- when i narrow-cast alone on the mic, in the public space, and hear my voice twice, it gives me the sensation that i exist.
if i voice my vulnerability at that point, my heart opens, i feel a seed of communing with the human in us and i get a
glimpse of what it is to feel equal to others. if i can look at you and see our mortality at this moment, then
i come back to my body and feel that we are equal and it is so obvious that i can only laugh at how absurdly we live.
- when you are on the microphone and voice your vulnerability, i feel i am with you, although separated, with no impulse
to take care of you. radio takes care of you.
- it is a malleable and quite accessible medium (unfortunately not to deaf people).
- it can create different types of intimacy.
- it provides a sense of relation to the unknown, with infinite time (radio waves are theoretically travelling for ever).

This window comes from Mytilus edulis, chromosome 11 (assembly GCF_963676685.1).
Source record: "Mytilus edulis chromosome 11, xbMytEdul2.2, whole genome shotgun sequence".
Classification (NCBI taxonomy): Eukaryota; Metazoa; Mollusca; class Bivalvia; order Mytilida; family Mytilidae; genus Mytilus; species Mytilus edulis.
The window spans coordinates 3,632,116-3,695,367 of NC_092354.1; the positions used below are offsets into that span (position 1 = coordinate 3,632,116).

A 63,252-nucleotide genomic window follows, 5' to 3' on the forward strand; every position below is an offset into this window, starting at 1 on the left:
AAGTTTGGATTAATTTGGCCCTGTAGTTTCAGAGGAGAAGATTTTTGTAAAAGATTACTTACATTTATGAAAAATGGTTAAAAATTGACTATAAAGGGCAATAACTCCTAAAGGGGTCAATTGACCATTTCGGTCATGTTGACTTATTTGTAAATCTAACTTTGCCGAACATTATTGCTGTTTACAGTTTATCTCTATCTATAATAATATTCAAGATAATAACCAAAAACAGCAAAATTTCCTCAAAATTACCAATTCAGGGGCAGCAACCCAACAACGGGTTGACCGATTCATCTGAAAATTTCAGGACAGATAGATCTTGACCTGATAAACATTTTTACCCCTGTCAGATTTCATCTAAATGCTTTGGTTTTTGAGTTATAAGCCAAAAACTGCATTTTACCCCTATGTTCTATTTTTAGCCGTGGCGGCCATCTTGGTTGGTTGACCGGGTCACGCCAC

in radio work where voice and listeners are together but free to move
- radio invites safe intimacy with the self and the other (ex in radio confessions, trans temporary radio).
in radio work where voice is separated from listeners
- in radio equals, for example, it provides a certain type of intimacy for two conversationalists who are not in the same space as the listeners,
a freedom for the listeners to come and go, emotional separation, i.e. the listeners who hear vulnerability have space for not
falling into "do i have to take care of?", the conversationalists can focus on the intent rather than on sensing audience,
a physical manifestation of the fact that it is not possible to control the experience and meaning that shapes in the audience.
- in 2894, internet radio is used to force human contact (passing the tech from one participant to the other) and to involve
throat and ears in making sense/nonsense of our Canadian colonialism.